Hydrocarbons are currently being excluded from a new $5.8 million research programme on flammable refrigerants in the United States.
The U.S. government is working together with the Air Conditioning, Heating and Refrigeration Institute (AHRI), the American Society of Heating, Refrigerating and Air Conditioning Engineers (ASHRAE), and the state of California to conduct research on mildly flammable (A2L) refrigerants as low-GWP alternatives to hydrochlorofluorocarbons (HCFCs) and hydrofluorocarbons (HFCs) in air conditioning and refrigeration applications.
Hydrocarbons (categorised as A3; flammable refrigerants) have been left out of the current scope of the research, the objective of which is to support the acceleration of updated safety standards to allow more extensive use of low-GWP alternatives to HFCs and HCFCs not just in the United States but also at global level.
Asked whether natural refrigerant solutions were being deliberately left out, Monica Cardenas, senior director (communications) at AHRI, said, “the first phase of the first project focuses on A2L refrigerants, but it will expand to include A3”.
“This is a long-term programme and will include several projects that will research both A2L and A3 refrigerants,” Cardenas told hydrocarbons21.com.
However, there appears to be some confusion among industry players over how the programme will unfold in practice.
Funding: the key issue
A manager at a prominent U.S. systems manufacturer suggested that funding is at the heart of the matter. “The AHRI and ASHRAE money is only for A2L research. It doesn’t allow to do A2 or A3 refrigerants,” he said.
The U.S. Department of Energy (DOE) is contributing $3 million in funding, while ASHRAE and AHRI are contributing $1.2 million and $1 million respectively. A further $500,000 comes from the state of California, with Johnson Controls putting up $100,000.
The research will focus on benchmarking risks from leak and emission testing, assessing flammable refrigerants’ post-ignition risk, determining charge limits, and producing a guide to handling and servicing A2L refrigerant-based HVAC&R equipment.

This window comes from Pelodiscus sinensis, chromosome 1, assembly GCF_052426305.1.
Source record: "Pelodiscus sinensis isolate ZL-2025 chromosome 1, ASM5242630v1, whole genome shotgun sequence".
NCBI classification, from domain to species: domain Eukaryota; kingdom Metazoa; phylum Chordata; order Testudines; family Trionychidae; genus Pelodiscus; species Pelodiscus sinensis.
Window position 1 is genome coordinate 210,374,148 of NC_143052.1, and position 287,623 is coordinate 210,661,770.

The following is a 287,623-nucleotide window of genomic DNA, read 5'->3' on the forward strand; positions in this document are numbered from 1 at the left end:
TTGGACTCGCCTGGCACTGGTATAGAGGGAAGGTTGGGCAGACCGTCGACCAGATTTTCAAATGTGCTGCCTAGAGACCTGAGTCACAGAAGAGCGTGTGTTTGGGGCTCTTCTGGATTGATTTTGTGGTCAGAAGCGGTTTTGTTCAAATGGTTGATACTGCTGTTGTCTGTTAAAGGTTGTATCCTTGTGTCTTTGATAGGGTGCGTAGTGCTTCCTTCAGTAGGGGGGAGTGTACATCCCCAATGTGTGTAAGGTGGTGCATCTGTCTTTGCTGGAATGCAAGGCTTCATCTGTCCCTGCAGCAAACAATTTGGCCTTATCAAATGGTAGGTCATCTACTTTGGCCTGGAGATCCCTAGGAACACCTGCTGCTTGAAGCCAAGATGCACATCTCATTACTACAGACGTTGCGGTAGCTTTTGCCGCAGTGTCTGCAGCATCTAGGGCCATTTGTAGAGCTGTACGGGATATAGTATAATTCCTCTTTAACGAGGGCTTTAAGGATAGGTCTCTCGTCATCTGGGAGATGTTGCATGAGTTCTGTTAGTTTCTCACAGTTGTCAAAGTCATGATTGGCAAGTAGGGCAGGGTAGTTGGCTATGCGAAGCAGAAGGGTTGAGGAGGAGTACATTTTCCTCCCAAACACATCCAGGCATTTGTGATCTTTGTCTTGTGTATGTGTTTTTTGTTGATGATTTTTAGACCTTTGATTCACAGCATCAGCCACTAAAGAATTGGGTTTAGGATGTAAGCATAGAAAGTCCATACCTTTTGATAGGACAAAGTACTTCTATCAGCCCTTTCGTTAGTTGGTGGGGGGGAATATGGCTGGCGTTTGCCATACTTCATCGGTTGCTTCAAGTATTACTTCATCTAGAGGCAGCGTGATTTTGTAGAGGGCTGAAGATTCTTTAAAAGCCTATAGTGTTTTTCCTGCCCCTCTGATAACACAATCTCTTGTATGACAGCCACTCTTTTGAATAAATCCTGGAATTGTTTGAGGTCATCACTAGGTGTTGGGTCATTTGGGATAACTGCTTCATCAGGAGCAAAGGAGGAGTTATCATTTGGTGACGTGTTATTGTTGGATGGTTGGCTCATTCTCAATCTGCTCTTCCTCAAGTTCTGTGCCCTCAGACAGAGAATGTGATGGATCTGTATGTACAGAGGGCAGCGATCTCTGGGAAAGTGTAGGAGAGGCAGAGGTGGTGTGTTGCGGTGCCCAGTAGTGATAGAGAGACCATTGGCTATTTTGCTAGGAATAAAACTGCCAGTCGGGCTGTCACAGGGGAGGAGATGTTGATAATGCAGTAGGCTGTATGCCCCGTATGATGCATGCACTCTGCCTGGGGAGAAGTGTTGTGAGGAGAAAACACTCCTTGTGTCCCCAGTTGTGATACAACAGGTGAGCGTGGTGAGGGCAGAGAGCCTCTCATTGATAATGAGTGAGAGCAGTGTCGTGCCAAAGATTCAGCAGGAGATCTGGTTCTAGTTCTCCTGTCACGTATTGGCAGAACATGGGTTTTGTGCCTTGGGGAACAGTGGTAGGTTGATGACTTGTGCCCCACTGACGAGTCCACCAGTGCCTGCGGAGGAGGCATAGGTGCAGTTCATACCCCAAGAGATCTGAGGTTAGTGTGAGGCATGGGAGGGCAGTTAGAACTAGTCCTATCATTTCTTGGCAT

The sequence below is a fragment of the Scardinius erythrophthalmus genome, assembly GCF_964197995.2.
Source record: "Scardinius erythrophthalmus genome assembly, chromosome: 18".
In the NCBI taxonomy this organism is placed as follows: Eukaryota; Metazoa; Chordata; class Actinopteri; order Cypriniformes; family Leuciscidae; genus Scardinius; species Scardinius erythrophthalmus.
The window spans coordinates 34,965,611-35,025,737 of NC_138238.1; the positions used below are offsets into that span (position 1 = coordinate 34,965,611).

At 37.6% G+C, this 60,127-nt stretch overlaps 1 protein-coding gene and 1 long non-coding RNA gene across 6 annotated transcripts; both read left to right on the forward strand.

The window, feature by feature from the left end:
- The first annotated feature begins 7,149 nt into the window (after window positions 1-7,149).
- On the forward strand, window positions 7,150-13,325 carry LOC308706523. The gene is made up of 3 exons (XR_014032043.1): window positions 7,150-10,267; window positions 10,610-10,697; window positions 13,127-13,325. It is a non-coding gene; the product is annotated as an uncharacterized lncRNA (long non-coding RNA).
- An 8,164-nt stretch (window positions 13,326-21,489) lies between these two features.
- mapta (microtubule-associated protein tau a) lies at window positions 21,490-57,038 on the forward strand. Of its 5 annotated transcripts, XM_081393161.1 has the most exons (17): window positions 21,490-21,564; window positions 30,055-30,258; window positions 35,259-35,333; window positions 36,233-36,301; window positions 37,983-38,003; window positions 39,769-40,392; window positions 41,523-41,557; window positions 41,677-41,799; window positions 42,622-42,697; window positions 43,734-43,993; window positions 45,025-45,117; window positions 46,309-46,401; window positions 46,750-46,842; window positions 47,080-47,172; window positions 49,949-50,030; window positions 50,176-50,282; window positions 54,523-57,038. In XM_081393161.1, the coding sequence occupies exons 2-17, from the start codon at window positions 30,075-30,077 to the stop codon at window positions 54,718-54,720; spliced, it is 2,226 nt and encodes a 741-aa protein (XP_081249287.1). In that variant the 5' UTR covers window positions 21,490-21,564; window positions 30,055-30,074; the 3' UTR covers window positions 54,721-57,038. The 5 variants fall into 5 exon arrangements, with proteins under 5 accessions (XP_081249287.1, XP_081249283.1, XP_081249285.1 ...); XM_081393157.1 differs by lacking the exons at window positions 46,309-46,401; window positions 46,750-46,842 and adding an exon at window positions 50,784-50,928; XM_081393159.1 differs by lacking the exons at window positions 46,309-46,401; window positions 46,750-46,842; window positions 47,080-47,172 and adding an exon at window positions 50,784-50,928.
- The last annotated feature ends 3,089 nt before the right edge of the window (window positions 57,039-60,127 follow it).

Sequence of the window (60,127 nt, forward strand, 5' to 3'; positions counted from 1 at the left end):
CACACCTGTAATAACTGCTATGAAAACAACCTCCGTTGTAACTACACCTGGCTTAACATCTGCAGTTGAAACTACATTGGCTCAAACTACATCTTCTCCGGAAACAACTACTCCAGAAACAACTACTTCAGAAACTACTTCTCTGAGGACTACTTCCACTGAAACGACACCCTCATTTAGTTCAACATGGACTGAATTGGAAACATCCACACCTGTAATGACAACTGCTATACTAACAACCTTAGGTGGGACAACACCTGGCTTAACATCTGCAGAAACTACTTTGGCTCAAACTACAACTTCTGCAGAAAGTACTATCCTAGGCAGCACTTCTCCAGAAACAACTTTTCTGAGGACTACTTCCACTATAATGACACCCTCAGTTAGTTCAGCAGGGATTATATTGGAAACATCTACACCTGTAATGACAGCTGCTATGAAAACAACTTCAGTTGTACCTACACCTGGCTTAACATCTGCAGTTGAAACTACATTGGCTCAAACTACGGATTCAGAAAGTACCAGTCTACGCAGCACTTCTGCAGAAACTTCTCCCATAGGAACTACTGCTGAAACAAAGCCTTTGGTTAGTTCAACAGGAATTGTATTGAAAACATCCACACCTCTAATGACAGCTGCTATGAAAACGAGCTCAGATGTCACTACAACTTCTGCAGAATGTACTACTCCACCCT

The results will be used to update the ANSI/ASHRAE Standard 15-2013 (Safety Standard for Refrigeration Systems) and ANSI/ASHRAE Standard 34-2013 (Designation and Safety Classification of Refrigerants).
The representative of the U.S. manufacturer suggests the California Air Resources Board (CARB) may come on board. “I saw that CARB might be giving money. They are trying to get more cash to include the others. They want between $500,000 and $700,000. CARB has asked companies to get involved,” he told hydrocarbons21.com.
“We are reviewing this issue,” he said.
AHRI's Cardenas sought to clarify the matter. "Extra funding is not required. The total funding for the programme will be used to support research of both A2L and A3 refrigerants. The first research on hydrocarbons will begin this fall. Additional research will follow."
"Programmes are made up of several projects. One project has started, at UL, and will test both types of refrigerants. There will be many projects as part of the overall programme," she said.
DOE report highlights potential for hydrocarbons
Meanwhile, a new report on the future of air conditioning in buildings – commissioned by the U.S. Department of Energy – concludes that, “transitioning to low-GWP refrigerants could eliminate the vast majority of direct [GHG] emissions from air conditioning systems”.
“A theoretical 100% adoption of near-zero GWP refrigerants could reduce annual global air conditioning [GHG] emissions by up to 26%, assuming no changes in efficiency,” it states.
The DOE highlights hydrocarbons as a particularly cost-effective option. “Refrigerant costs may not increase for systems that use refrigerants currently in mass production, such as […] hydrocarbons. However, new, more complex molecules, such as HFOs, are expected to be more expensive,” states the report.